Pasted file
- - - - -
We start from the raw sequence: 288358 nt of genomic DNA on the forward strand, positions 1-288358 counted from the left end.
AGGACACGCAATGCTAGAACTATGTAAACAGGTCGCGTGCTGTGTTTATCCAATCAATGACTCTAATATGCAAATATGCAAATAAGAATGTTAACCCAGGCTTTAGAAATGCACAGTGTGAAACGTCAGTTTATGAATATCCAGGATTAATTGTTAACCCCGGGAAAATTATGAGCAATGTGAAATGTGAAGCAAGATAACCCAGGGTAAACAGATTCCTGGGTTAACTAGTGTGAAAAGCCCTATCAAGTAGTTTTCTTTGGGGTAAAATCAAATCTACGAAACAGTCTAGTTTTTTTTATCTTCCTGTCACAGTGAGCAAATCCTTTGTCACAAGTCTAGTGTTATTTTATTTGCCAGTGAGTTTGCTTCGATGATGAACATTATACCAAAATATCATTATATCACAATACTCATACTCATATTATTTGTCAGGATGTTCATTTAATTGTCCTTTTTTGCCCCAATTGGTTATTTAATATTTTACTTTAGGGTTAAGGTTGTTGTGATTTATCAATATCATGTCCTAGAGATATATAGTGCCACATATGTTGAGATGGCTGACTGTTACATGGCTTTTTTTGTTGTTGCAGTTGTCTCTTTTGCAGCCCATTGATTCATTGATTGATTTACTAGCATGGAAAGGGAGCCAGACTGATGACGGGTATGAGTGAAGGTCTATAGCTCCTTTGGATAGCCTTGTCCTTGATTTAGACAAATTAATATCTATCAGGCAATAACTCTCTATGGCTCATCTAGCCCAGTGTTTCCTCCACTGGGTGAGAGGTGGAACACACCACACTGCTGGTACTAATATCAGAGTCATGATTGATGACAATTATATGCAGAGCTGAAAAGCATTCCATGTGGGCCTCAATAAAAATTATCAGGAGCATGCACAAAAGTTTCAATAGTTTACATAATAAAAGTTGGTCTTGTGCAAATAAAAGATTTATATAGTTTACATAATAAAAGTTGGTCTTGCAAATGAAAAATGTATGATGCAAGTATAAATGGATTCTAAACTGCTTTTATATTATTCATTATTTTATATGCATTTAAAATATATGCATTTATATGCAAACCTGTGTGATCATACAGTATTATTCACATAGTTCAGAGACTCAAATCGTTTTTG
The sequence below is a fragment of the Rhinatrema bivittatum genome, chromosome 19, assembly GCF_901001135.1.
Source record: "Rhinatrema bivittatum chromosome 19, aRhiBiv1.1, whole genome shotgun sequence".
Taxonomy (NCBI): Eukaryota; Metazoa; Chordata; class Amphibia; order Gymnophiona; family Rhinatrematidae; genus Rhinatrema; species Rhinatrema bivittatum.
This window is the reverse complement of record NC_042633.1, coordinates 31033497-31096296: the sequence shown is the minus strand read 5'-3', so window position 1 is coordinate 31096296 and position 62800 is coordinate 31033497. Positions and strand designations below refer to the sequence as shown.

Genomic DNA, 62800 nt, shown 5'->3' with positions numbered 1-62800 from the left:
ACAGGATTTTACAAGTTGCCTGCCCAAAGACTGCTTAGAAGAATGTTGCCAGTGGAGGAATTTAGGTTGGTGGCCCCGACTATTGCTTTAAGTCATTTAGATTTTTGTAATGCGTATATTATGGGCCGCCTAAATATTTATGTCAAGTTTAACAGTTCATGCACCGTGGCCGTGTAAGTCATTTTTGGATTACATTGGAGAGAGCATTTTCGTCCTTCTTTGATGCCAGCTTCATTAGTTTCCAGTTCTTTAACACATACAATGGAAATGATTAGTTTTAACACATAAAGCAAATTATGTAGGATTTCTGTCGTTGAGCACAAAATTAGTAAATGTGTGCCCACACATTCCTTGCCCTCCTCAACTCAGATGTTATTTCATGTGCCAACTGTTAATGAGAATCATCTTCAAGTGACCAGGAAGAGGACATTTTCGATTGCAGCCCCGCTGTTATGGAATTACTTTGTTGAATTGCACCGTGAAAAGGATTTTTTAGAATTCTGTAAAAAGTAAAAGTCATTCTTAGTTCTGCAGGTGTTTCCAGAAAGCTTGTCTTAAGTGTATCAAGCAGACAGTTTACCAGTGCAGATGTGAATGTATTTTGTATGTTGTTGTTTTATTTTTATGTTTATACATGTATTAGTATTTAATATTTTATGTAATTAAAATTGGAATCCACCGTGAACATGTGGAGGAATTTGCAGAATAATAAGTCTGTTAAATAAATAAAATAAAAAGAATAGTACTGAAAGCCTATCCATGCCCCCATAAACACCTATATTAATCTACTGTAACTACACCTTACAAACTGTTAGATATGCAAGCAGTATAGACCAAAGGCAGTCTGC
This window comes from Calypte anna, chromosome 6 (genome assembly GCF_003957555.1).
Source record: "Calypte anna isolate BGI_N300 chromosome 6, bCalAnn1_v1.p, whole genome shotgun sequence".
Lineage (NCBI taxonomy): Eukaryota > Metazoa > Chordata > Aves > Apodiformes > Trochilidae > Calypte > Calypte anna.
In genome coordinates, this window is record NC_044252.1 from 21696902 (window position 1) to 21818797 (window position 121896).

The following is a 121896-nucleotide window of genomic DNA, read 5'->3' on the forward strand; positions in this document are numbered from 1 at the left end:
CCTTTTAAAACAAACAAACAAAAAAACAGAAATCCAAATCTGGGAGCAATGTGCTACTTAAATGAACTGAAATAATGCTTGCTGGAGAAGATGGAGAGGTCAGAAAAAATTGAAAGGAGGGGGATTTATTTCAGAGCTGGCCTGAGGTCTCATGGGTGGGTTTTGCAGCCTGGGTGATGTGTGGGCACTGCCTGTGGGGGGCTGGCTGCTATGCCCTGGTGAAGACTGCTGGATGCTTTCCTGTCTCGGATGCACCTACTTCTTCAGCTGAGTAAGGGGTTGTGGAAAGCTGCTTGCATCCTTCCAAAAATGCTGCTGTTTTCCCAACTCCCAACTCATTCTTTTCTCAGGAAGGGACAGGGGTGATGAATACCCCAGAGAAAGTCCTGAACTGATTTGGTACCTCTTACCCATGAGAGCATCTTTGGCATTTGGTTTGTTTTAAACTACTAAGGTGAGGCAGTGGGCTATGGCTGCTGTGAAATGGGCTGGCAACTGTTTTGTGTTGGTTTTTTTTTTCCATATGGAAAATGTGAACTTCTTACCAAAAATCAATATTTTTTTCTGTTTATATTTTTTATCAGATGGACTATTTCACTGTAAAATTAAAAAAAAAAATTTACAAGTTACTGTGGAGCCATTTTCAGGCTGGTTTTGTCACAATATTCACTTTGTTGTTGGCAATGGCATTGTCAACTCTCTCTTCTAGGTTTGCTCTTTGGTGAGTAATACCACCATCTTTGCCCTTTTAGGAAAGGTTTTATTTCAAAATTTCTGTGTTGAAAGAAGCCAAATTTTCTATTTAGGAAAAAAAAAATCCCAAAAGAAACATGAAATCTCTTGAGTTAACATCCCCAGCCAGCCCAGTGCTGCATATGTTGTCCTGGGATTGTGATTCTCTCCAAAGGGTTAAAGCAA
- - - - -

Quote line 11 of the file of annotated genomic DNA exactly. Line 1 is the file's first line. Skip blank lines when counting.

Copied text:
Lineage (NCBI taxonomy): Eukaryota > Metazoa > Chordata > Aves > Apodiformes > Trochilidae > Calypte > Calypte anna.